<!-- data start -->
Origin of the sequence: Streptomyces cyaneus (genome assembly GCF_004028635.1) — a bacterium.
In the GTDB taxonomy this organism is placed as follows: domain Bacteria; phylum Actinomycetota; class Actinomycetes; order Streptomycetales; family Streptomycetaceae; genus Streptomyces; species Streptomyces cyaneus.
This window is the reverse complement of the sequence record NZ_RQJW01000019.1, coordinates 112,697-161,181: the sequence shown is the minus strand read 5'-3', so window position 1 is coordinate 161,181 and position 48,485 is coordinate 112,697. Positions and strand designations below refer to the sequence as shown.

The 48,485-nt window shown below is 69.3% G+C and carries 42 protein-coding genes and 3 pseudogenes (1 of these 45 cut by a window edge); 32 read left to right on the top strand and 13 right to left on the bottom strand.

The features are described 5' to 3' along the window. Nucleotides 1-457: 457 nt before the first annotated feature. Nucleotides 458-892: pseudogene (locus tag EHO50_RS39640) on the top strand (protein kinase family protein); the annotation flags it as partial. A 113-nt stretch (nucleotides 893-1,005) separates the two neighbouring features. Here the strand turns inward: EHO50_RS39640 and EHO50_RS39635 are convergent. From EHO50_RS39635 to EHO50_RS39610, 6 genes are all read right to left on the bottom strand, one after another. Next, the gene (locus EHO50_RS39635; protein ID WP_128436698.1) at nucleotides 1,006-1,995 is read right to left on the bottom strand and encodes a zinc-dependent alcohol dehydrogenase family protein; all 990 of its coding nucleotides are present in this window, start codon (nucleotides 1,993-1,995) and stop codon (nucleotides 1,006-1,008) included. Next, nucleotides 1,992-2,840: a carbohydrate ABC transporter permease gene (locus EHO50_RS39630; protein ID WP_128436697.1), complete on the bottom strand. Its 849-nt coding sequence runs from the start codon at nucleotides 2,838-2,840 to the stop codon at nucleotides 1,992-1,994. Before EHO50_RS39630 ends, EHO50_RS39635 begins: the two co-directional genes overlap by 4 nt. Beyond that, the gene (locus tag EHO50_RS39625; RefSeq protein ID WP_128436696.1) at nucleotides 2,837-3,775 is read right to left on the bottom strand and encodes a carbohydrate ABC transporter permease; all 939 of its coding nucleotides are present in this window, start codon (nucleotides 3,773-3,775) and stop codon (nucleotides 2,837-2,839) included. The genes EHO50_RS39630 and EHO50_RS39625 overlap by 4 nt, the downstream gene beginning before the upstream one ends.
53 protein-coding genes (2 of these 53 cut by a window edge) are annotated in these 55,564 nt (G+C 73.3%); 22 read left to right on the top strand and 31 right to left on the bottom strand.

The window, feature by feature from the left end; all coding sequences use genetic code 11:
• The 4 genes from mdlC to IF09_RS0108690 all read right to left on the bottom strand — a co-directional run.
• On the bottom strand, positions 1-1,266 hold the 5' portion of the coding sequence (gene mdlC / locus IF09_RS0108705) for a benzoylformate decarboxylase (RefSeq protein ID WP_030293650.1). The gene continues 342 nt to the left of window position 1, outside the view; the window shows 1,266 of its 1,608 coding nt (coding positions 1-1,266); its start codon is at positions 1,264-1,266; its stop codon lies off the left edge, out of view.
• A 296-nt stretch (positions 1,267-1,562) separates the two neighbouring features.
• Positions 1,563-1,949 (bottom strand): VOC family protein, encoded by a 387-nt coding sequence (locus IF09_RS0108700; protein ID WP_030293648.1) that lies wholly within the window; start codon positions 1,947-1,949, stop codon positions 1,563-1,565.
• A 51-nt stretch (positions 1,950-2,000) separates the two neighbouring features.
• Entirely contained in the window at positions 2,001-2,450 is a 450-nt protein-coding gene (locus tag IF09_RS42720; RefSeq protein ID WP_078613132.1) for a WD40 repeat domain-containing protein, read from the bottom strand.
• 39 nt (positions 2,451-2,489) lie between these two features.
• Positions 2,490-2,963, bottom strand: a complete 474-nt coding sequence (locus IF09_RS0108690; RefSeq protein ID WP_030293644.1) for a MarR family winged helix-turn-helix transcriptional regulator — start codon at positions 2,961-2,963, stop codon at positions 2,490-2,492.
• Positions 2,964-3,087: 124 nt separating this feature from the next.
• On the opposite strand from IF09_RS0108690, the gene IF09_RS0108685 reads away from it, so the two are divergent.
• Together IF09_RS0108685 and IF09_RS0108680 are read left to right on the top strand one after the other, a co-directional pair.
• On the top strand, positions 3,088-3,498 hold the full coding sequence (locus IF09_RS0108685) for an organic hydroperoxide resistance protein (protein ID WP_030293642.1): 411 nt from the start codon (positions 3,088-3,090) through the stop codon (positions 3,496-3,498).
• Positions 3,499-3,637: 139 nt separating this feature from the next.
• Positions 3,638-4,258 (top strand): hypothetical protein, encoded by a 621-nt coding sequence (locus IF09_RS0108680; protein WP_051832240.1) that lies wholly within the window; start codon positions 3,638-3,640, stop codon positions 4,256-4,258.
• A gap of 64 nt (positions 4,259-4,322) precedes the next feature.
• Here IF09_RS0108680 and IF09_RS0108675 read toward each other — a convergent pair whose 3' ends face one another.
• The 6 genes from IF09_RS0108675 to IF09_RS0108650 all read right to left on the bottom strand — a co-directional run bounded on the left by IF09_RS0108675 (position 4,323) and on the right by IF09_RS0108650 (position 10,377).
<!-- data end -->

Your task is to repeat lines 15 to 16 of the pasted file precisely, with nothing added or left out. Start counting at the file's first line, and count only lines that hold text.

• Positions 2,490-2,963, bottom strand: a complete 474-nt coding sequence (locus IF09_RS0108690; RefSeq protein ID WP_030293644.1) for a MarR family winged helix-turn-helix transcriptional regulator — start codon at positions 2,961-2,963, stop codon at positions 2,490-2,492.
• Positions 2,964-3,087: 124 nt separating this feature from the next.